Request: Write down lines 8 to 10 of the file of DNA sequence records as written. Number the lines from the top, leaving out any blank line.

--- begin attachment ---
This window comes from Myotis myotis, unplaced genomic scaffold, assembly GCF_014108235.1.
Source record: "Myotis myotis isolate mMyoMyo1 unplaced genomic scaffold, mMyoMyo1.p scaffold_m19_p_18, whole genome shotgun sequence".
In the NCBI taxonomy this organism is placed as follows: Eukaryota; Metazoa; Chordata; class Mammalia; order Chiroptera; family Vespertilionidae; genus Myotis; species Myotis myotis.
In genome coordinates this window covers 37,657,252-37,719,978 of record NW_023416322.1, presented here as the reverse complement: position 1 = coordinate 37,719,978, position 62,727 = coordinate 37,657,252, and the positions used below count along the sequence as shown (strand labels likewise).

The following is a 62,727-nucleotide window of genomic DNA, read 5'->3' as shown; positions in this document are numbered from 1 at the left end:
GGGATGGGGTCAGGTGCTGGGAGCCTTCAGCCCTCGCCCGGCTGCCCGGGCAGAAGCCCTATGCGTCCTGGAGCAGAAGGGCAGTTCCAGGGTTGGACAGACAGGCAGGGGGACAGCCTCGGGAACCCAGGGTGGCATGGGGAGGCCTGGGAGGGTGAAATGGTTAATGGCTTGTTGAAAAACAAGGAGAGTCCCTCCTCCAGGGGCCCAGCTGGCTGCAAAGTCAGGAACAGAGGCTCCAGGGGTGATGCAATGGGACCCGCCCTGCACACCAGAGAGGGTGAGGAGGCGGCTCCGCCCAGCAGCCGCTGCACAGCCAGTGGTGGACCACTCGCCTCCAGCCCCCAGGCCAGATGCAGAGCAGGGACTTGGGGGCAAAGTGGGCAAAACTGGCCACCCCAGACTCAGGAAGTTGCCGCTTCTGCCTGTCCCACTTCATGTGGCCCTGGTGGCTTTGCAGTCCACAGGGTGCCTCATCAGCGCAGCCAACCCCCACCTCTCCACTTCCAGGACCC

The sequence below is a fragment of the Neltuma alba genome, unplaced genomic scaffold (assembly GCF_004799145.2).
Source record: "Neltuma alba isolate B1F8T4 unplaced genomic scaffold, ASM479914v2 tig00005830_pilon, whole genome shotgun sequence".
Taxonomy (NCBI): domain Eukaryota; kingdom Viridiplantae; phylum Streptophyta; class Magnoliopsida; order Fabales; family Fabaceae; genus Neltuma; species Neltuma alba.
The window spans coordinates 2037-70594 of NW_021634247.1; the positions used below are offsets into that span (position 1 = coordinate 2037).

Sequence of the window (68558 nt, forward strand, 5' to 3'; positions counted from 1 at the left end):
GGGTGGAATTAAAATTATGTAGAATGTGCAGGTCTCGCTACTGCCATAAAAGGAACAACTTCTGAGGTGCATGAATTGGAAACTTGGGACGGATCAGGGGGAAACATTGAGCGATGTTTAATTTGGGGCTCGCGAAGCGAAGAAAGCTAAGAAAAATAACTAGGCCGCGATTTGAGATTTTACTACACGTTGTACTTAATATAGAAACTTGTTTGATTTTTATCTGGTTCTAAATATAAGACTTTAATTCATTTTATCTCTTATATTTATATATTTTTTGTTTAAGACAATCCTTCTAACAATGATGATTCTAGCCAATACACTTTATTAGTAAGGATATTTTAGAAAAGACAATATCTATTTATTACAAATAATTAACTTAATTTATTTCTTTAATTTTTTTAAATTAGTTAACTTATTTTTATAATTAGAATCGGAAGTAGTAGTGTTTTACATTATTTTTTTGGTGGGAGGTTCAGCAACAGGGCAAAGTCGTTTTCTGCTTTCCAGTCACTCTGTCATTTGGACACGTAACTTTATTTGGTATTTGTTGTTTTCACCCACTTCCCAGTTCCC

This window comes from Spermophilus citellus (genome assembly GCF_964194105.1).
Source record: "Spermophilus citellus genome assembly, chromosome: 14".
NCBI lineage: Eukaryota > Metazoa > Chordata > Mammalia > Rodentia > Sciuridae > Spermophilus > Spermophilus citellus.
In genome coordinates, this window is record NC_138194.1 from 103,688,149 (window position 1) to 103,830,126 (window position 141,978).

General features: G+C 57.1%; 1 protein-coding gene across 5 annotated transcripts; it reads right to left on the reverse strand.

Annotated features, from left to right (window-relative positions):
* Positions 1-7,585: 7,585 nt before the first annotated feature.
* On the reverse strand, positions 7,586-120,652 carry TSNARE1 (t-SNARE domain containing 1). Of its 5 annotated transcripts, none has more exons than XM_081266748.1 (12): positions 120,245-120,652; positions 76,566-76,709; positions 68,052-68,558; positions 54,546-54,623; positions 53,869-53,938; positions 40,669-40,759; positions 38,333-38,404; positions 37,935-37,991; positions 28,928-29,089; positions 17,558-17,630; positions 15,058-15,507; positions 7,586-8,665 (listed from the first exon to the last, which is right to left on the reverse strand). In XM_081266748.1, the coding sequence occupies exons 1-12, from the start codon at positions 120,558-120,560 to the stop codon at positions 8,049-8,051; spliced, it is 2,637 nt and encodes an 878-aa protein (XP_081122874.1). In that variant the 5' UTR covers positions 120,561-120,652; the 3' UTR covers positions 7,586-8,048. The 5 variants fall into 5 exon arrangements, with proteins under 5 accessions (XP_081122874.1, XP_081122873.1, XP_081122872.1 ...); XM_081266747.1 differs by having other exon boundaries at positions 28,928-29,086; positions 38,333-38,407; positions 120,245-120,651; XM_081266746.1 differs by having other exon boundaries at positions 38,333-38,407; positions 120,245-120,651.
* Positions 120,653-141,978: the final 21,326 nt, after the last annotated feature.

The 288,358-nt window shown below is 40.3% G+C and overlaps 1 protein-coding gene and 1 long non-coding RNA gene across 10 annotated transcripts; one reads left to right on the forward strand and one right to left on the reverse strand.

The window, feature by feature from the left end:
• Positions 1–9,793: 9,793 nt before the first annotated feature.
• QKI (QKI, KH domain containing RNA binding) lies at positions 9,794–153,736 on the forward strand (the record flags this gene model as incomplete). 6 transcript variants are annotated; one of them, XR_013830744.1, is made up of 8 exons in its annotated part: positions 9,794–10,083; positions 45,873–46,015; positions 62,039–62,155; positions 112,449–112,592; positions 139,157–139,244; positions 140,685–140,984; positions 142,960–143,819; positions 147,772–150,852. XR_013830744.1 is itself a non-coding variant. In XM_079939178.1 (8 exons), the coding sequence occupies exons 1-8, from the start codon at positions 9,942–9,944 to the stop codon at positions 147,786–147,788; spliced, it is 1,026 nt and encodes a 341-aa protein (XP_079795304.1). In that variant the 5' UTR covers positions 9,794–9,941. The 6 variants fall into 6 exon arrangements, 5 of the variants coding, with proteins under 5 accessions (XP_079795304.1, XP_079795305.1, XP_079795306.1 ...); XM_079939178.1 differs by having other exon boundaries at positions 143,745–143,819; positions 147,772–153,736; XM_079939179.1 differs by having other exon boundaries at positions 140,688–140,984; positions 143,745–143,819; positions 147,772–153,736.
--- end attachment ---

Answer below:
Source record: "Neltuma alba isolate B1F8T4 unplaced genomic scaffold, ASM479914v2 tig00005830_pilon, whole genome shotgun sequence".
Taxonomy (NCBI): domain Eukaryota; kingdom Viridiplantae; phylum Streptophyta; class Magnoliopsida; order Fabales; family Fabaceae; genus Neltuma; species Neltuma alba.
The window spans coordinates 2037-70594 of NW_021634247.1; the positions used below are offsets into that span (position 1 = coordinate 2037).